“What does the RSS tell you?” Thol Thirumavalavan, a member of parliament from Tamil Nadu and president of the Viduthalai Chiruthaigal Katchi—Liberation Panthers Party— asked rhetorically. The Dalit leader was on a stage festooned in the blue and red flags of the regional party in a rally at Tiruchirappalli, on 22 February. “They tell you this is the kali kaalam”—the end of days. “It is their end of days. Because this Thirumavalavan who should have been grazing cows, this Thirumavalavan who should have been carrying cow dung on his head, this Thirumavalavan who should have been wearing nothing but a loin cloth and suffering this pain, this same Thirumavalavan can stand on a stage.” He continued, “This same Thirumavalavan can proudly twirl his moustache, he can hold his head high and question the sanathanam”—the Tamil term for Brahminism—“that is taking over this country. This is their kali kalam because there are lakhs of panthers standing behind this common man.”
Thirumavalavan was referring to the VCK’s belief that the goal of the Rashtriya Swayamsevak Sangh is the removal of the Constitution and the retrenchment of Brahminical supremacy over Dalits in India. Since 2017, small Periyarist and Ambedkarite outfits in towns and cities across Tamil Nadu have consistently mobilised in large numbers against the Bharatiya Janata Party. This groundswell of dissent crescendoed in two major rallies in Coimbatore and Tiruchirappalli in February this year. On 9 February, twelve thousand people representing more than sixty Periyarist outfits organised a march in Coimbatore, Tamil Nadu. The event, called the “Neelachattai Perani” or blue-shirt march—emblematic of the chosen colour of the Ambedkarite movement—ended with the creation of a manifesto of Dalit demands for the state. The second major march was the “Desakaapom Maanaadu,” or Save the Nation rally, which saw more than eighty thousand Ambedkarites attend in Tiruchirappalli, on 22 February. The two rallies show a closing of ranks between small Ambedkarite and Periyarist outfits, which have differing ideologies, to deal with what they perceive as a larger threat—the rise of Hindu nationalism in India, and Tamil Nadu in particular.
The Neelachattai Perani was organised by the Periyariya Unarvalargal Kootamaippu, which loosely translates to federation of Periyarists. It is an umbrella organisation of several Periyarist outfits scattered in the tier-two cities and towns of Tamil Nadu. A range of youth groups which define themselves ideologically as Ambedkarite and Periyarist proliferated across the state following the death of former chief minister J Jayalalithaa and the pro-Jallikattu protests in 2017. The protests against the Supreme Court ban on a popular rural sport galvanised youth against both the state and central government.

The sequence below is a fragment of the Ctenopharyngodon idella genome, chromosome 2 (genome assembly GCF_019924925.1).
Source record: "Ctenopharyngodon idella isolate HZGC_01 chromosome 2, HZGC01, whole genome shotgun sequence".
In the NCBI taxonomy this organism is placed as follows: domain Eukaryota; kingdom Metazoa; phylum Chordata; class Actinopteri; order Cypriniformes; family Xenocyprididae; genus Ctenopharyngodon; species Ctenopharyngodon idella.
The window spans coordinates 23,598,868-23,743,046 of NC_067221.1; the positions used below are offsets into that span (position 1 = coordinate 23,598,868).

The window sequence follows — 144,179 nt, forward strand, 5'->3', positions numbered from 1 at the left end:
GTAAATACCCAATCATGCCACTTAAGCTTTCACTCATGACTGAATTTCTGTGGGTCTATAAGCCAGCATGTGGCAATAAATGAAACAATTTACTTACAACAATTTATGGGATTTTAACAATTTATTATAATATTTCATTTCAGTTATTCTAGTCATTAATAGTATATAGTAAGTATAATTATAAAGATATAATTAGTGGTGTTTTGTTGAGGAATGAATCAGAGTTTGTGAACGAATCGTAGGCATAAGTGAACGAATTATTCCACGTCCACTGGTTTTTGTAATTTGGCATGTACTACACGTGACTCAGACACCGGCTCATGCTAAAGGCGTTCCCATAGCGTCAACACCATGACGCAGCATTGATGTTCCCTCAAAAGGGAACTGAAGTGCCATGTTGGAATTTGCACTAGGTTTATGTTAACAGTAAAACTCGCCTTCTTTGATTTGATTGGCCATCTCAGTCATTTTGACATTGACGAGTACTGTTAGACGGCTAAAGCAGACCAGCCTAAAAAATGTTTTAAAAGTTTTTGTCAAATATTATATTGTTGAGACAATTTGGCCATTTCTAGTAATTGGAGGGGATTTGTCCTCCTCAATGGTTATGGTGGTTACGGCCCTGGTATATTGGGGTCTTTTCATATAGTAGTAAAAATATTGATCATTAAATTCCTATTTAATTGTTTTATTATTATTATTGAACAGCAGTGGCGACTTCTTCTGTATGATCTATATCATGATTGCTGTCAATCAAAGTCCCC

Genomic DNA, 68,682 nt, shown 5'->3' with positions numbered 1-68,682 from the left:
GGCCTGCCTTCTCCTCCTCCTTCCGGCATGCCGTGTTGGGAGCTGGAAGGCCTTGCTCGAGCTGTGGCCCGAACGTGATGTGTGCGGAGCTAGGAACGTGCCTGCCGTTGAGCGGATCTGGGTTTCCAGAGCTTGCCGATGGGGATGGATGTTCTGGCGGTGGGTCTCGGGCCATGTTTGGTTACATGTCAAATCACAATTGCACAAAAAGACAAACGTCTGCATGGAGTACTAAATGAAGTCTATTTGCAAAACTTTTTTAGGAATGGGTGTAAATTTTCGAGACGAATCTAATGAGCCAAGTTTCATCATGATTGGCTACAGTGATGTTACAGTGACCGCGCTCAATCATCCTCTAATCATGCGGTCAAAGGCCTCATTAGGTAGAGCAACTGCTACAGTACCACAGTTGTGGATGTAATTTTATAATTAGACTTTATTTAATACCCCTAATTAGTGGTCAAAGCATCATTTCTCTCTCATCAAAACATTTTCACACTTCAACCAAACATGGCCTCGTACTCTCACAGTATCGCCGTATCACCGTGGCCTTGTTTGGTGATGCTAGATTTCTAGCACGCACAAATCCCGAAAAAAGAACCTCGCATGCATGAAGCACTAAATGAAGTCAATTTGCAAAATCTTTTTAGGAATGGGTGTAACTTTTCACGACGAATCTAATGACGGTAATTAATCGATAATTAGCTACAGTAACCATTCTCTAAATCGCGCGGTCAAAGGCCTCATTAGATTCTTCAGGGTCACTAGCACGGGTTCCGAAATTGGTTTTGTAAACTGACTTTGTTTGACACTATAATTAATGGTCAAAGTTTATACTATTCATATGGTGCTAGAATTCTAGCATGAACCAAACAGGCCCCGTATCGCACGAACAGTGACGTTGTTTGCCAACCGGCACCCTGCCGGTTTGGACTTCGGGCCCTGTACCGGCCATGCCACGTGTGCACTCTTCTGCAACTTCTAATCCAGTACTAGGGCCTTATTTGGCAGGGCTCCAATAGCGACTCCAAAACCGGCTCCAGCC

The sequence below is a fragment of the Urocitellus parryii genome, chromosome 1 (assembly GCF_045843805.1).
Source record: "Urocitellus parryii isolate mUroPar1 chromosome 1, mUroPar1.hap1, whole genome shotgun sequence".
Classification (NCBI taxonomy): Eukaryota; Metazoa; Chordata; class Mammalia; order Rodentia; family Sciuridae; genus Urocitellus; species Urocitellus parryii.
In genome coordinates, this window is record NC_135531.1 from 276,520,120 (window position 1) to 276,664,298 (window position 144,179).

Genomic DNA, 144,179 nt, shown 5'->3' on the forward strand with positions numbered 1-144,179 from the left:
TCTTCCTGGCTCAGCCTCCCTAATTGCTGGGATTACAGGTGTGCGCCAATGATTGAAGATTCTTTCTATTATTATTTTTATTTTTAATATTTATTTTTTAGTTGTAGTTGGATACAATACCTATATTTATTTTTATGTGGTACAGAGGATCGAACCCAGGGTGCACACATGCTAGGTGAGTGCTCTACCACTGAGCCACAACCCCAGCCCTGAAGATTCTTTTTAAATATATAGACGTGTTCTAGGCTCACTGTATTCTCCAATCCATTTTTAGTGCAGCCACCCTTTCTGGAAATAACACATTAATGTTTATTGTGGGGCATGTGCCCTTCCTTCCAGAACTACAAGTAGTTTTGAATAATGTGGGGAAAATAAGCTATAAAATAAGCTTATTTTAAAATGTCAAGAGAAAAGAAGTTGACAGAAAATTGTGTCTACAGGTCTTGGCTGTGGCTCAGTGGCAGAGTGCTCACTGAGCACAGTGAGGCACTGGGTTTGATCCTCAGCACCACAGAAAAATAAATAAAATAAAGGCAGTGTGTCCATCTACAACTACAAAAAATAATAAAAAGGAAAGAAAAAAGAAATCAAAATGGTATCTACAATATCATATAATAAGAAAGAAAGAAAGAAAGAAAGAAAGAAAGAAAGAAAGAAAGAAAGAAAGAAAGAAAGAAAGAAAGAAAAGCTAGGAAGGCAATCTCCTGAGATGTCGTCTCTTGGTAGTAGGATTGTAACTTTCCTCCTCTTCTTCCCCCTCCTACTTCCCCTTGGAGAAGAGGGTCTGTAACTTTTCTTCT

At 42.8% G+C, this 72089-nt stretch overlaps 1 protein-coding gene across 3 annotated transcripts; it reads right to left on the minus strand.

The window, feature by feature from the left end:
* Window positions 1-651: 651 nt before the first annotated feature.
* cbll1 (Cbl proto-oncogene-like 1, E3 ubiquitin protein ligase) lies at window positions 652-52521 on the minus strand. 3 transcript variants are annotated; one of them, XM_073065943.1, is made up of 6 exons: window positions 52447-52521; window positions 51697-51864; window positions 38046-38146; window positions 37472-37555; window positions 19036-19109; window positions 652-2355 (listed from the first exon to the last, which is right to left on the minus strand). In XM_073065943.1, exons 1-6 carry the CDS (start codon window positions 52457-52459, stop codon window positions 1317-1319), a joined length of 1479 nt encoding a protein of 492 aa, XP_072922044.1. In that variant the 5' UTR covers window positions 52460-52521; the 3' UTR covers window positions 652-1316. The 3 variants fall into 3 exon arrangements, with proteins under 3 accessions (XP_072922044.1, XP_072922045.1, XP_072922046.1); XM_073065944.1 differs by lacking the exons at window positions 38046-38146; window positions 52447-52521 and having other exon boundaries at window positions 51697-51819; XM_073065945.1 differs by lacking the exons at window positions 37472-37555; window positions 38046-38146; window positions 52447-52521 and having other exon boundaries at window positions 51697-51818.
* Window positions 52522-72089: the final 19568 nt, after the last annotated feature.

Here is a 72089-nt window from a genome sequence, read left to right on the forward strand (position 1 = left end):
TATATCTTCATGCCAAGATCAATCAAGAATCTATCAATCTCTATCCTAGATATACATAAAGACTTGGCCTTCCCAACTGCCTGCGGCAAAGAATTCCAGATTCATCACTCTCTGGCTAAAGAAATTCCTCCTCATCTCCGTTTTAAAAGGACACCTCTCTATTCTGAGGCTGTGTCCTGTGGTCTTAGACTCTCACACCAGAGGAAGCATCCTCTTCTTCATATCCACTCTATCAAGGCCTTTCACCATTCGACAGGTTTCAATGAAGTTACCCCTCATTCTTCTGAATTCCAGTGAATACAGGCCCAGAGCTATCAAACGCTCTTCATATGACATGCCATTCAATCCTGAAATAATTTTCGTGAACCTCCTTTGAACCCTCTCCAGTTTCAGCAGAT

The May 17 Movement, a rights-based activist group, took up the role of organising these smaller political outfits. The organisation has previously worked towards galvanising support for an international inquiry into the war crimes, crimes against humanity and genocide at the end of the fourth Eelam war. In 2009, the Sri Lankan army conducted a genocide of Tamil civilians at the end of the 30 year-war between the Sri Lankan state and the de-facto state of Tamil Eelam. “Periyar has been a powerful force behind Tamil Nadu’s politics and the Dravidian culture,” Praveen Kumar, the coordinator of the May 17 Movement said. “The Hindutva forces could not fight with a force like Periyar and started attacking his ideology vehemently, even going to the length of breaking his statues. The need for a unified force against the fascists was imminent and that gave birth to this federation.”